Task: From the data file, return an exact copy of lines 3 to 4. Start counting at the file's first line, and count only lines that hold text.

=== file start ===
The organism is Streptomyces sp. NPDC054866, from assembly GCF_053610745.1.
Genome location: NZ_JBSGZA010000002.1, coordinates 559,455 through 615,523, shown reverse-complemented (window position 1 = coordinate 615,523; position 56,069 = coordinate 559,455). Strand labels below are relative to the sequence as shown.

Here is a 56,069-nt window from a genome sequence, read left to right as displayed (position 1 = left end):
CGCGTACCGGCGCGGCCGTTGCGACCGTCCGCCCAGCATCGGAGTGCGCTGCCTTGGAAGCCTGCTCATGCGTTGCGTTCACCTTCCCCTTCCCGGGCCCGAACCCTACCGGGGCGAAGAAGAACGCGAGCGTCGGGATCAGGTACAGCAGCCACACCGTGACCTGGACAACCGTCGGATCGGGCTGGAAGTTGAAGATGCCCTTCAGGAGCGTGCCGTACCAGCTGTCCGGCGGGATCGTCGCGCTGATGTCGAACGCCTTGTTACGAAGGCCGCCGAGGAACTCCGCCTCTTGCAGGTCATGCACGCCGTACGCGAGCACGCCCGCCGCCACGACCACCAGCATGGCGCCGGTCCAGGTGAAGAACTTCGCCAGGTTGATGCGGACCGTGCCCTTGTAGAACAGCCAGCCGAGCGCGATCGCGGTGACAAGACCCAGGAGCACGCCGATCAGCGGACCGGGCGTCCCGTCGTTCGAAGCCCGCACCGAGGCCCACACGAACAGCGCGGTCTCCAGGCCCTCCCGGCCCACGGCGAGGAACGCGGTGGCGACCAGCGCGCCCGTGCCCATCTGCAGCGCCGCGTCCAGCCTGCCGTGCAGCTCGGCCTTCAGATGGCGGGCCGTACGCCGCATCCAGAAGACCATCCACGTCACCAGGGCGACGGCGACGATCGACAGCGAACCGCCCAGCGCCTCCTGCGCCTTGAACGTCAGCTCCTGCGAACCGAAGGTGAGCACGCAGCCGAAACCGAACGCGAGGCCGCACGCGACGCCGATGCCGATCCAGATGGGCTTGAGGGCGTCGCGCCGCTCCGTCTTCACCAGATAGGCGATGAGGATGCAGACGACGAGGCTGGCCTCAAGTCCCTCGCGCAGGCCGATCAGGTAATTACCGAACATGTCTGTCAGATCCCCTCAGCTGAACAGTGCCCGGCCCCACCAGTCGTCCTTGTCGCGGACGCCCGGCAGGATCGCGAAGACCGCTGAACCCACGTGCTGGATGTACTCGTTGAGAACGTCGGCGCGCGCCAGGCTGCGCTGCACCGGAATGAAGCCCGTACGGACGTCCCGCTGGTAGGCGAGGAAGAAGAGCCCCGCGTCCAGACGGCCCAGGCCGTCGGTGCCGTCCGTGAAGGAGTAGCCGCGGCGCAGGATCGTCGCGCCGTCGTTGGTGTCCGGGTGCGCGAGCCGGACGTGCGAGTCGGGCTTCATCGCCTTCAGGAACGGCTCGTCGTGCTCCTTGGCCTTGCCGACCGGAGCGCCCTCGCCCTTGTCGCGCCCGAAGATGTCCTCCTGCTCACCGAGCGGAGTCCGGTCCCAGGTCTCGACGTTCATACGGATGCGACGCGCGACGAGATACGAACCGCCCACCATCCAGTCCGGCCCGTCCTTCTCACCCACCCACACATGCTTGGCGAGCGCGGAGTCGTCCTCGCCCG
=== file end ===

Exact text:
Here is a 56,069-nt window from a genome sequence, read left to right as displayed (position 1 = left end):
CGCGTACCGGCGCGGCCGTTGCGACCGTCCGCCCAGCATCGGAGTGCGCTGCCTTGGAAGCCTGCTCATGCGTTGCGTTCACCTTCCCCTTCCCGGGCCCGAACCCTACCGGGGCGAAGAAGAACGCGAGCGTCGGGATCAGGTACAGCAGCCACACCGTGACCTGGACAACCGTCGGATCGGGCTGGAAGTTGAAGATGCCCTTCAGGAGCGTGCCGTACCAGCTGTCCGGCGGGATCGTCGCGCTGATGTCGAACGCCTTGTTACGAAGGCCGCCGAGGAACTCCGCCTCTTGCAGGTCATGCACGCCGTACGCGAGCACGCCCGCCGCCACGACCACCAGCATGGCGCCGGTCCAGGTGAAGAACTTCGCCAGGTTGATGCGGACCGTGCCCTTGTAGAACAGCCAGCCGAGCGCGATCGCGGTGACAAGACCCAGGAGCACGCCGATCAGCGGACCGGGCGTCCCGTCGTTCGAAGCCCGCACCGAGGCCCACACGAACAGCGCGGTCTCCAGGCCCTCCCGGCCCACGGCGAGGAACGCGGTGGCGACCAGCGCGCCCGTGCCCATCTGCAGCGCCGCGTCCAGCCTGCCGTGCAGCTCGGCCTTCAGATGGCGGGCCGTACGCCGCATCCAGAAGACCATCCACGTCACCAGGGCGACGGCGACGATCGACAGCGAACCGCCCAGCGCCTCCTGCGCCTTGAACGTCAGCTCCTGCGAACCGAAGGTGAGCACGCAGCCGAAACCGAACGCGAGGCCGCACGCGACGCCGATGCCGATCCAGATGGGCTTGAGGGCGTCGCGCCGCTCCGTCTTCACCAGATAGGCGATGAGGATGCAGACGACGAGGCTGGCCTCAAGTCCCTCGCGCAGGCCGATCAGGTAATTACCGAACATGTCTGTCAGATCCCCTCAGCTGAACAGTGCCCGGCCCCACCAGTCGTCCTTGTCGCGGACGCCCGGCAGGATCGCGAAGACCGCTGAACCCACGTGCTGGATGTACTCGTTGAGAACGTCGGCGCGCGCCAGGCTGCGCTGCACCGGAATGAAGCCCGTACGGACGTCCCGCTGGTAGGCGAGGAAGAAGAGCCCCGCGTCCAGACGGCCCAGGCCGTCGGTGCCGTCCGTGAAGGAGTAGCCGCGGCGCAGGATCGTCGCGCCGTCGTTGGTGTCCGGGTGCGCGAGCCGGACGTGCGAGTCGGGCTTCATCGCCTTCAGGAACGGCTCGTCGTGCTCCTTGGCCTTGCCGACCGGAGCGCCCTCGCCCTTGTCGCGCCCGAAGATGTCCTCCTGCTCACCGAGCGGAGTCCGGTCCCAGGTCTCGACGTTCATACGGATGCGACGCGCGACGAGATACGAACCGCCCACCATCCAGTCCGGCCCGTCCTTCTCACCCACCCACACATGCTTGGCGAGCGCGGAGTCGTCCTCGCCCG